October 10, birthday of Ellen Andrea Wang

Since July, I have featured only female composers.  Though one source lists over 6000 female composers, I can’t find the birthdays of even a fraction let alone their works.

Ellen Andrea Wang (b. 1986) is a Norwegian composer, singer and upright base player.

This is from Wikipedia:  “Raised in Søndre Land, Oppland, the vicar’s daughter is known for being front figure, vocalist and bass player in her own band Pixel, and for collaborations with pianist Dag Arnesen.

“Air”

October 4, birthday of Violeta Parra

Since July, I have been concentrating solely on female composers.  You can read about that in my post from July 19.  If I can’t find one born on the calendar day, I won’t post.  On with today’s composer.

Violeta Parra was a Chilean was a friend of Pablo Neruda.  In 1970, he dedicated a poem,“Elegia para Cantar” to her after she committed suicide in 1967.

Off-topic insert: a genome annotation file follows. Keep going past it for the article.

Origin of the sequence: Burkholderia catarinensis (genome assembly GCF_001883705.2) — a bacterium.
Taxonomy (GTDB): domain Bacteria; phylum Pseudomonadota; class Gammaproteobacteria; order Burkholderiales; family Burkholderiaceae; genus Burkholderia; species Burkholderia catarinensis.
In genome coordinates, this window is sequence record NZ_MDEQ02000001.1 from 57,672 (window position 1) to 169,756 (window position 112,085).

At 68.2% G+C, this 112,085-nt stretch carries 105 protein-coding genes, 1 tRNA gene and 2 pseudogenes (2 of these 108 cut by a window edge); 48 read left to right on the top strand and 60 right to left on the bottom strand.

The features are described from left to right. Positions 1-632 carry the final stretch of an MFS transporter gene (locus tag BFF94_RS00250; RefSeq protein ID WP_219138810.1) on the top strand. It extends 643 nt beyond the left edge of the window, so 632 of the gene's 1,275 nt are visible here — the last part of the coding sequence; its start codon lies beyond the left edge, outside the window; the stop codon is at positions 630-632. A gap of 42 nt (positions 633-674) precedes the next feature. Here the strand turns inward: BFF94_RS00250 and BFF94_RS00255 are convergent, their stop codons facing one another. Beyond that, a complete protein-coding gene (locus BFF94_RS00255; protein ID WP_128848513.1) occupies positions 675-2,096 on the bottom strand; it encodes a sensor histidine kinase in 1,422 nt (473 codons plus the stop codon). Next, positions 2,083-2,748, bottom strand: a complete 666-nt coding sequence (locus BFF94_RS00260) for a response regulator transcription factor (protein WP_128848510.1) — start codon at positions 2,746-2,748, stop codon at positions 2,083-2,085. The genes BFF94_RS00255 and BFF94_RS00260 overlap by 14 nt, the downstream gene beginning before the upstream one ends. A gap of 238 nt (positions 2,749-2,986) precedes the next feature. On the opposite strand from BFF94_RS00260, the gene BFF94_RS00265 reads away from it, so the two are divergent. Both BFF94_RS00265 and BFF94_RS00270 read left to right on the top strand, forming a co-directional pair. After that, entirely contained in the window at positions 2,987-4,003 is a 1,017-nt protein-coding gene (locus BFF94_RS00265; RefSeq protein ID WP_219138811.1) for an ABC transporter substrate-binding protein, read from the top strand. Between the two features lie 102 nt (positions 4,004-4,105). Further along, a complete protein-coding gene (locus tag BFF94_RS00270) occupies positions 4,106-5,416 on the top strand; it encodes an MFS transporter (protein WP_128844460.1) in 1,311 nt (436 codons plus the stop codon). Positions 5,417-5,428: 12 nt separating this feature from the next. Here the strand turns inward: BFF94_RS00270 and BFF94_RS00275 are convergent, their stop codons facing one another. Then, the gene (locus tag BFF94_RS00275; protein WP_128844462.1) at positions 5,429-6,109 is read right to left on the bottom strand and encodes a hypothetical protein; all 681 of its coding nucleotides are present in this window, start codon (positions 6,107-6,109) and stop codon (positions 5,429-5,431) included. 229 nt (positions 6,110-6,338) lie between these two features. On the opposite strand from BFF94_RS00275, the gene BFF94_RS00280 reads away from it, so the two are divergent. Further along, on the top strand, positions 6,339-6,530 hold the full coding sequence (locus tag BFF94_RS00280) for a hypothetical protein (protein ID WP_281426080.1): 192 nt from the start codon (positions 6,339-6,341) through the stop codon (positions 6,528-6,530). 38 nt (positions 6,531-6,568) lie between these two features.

This is from Wikipedia:  Violeta del Carmen Parra Sandoval (4 October 1917 – 5 February 1967) was a Chilean composer, songwriter, folklorist,ethnomusicologist and visual artist. She pioneered the “Chilean’ New Song”, the Nueva canción chilena, a renewal and a reinvention of Chilean folk music which would extend its sphere of influence outside Chile, becoming acknowledged as “The Mother of Latin American folk”. In 2011 Andrés Wood directed a biopic about her, titled Violeta Went to Heaven.

“Run run se fue pal norte”

September 23, birthday of Catherine van Rennes (Catharina van Rennes)

Since July, I have been concentrating solely on female composers.  You can read about that in my post from July 19.  If I can’t find one born on the calendar day, I won’t post.  On with today’s composer.

Catherine van Rennes (Catharina van Rennes) was a Dutch composer and music teacher who also composed a cantata for an international conference on women’s suffrage in Amsterdam in 1909.  Can’t find a recording of that, but here’s a nice lullaby.

Wiegeliedje – (Cradlesong) 

September 20, birthday of Laurie Spiegel

Since July, I have been concentrating solely on female composers.  You can read about that in my post from July 19.  If I can’t find one born on the calendar day, I won’t post.  On with today’s composer.